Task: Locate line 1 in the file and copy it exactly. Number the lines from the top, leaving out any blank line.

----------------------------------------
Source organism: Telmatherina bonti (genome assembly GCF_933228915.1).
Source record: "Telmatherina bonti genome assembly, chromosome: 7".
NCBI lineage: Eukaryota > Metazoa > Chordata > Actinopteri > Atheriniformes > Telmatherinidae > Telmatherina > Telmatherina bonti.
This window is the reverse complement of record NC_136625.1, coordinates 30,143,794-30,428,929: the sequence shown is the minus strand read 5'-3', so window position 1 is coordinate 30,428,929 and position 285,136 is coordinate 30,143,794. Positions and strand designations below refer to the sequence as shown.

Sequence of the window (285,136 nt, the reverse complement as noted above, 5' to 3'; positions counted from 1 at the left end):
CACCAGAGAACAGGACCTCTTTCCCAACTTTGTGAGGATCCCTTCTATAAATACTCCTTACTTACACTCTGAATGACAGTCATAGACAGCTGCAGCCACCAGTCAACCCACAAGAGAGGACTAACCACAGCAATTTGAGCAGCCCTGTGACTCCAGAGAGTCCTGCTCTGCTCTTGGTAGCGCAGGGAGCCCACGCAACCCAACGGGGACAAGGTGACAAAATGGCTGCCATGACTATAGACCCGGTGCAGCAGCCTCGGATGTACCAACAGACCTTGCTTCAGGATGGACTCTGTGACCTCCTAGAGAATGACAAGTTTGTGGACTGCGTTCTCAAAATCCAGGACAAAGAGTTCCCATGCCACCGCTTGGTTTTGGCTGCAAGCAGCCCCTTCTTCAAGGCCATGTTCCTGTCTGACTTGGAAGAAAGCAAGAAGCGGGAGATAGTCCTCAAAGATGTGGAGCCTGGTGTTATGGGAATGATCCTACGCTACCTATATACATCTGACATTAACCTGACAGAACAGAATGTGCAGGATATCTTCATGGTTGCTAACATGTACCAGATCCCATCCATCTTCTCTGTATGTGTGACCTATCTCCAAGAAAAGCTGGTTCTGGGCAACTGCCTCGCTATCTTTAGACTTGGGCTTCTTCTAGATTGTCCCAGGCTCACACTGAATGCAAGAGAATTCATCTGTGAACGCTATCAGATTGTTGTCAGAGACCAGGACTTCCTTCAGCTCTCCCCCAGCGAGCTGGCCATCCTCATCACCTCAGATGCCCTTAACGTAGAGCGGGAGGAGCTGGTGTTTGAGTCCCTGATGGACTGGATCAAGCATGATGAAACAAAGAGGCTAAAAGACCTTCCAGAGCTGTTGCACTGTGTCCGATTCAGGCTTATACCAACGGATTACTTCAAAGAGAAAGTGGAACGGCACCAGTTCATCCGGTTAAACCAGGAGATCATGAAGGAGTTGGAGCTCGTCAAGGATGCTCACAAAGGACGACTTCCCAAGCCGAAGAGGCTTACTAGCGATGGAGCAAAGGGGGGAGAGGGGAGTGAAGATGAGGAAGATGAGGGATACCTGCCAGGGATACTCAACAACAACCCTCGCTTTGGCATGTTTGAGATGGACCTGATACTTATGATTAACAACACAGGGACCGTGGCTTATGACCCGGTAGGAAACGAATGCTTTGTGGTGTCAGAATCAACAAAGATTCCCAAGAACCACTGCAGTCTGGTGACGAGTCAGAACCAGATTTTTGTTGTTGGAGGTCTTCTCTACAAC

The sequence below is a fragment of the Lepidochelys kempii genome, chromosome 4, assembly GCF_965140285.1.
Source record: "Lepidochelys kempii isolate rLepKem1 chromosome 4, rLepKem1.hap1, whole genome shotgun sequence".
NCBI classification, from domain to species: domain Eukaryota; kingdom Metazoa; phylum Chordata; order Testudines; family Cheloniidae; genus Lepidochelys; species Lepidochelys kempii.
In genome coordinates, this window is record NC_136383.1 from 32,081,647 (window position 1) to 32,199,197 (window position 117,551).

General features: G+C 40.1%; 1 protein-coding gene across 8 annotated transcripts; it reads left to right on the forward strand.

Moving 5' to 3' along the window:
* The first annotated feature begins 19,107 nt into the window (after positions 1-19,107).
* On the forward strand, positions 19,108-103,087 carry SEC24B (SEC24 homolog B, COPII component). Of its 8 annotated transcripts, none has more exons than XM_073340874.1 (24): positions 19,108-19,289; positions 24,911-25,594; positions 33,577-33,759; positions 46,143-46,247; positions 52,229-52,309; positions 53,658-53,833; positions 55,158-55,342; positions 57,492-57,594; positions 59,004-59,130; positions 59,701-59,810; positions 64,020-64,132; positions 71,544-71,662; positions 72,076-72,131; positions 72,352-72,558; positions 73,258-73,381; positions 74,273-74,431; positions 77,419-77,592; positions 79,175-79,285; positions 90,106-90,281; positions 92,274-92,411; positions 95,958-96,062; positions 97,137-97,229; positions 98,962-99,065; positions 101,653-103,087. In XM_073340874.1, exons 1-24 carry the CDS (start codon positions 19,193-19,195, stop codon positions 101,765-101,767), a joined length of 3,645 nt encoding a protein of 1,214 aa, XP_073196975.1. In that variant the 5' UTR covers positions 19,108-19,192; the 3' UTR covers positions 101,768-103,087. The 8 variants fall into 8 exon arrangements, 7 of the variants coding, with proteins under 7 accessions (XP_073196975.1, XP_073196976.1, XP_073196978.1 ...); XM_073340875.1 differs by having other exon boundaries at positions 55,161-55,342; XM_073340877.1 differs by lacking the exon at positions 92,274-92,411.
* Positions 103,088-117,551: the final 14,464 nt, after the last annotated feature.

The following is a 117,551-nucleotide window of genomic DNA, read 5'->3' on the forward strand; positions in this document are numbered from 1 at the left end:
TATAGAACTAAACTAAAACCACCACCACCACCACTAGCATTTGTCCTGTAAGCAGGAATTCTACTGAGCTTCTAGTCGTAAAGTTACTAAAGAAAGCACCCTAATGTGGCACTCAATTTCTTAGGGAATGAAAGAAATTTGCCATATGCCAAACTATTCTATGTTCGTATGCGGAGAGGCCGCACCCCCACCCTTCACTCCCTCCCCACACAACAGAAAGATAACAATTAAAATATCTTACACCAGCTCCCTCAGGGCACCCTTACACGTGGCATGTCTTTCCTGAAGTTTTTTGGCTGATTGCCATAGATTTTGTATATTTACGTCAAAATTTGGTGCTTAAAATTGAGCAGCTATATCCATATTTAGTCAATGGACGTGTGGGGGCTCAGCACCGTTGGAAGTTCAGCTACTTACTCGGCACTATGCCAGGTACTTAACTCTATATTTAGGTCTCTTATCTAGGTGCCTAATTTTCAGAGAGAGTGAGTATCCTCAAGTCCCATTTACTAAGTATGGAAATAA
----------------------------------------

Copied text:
Source organism: Telmatherina bonti (genome assembly GCF_933228915.1).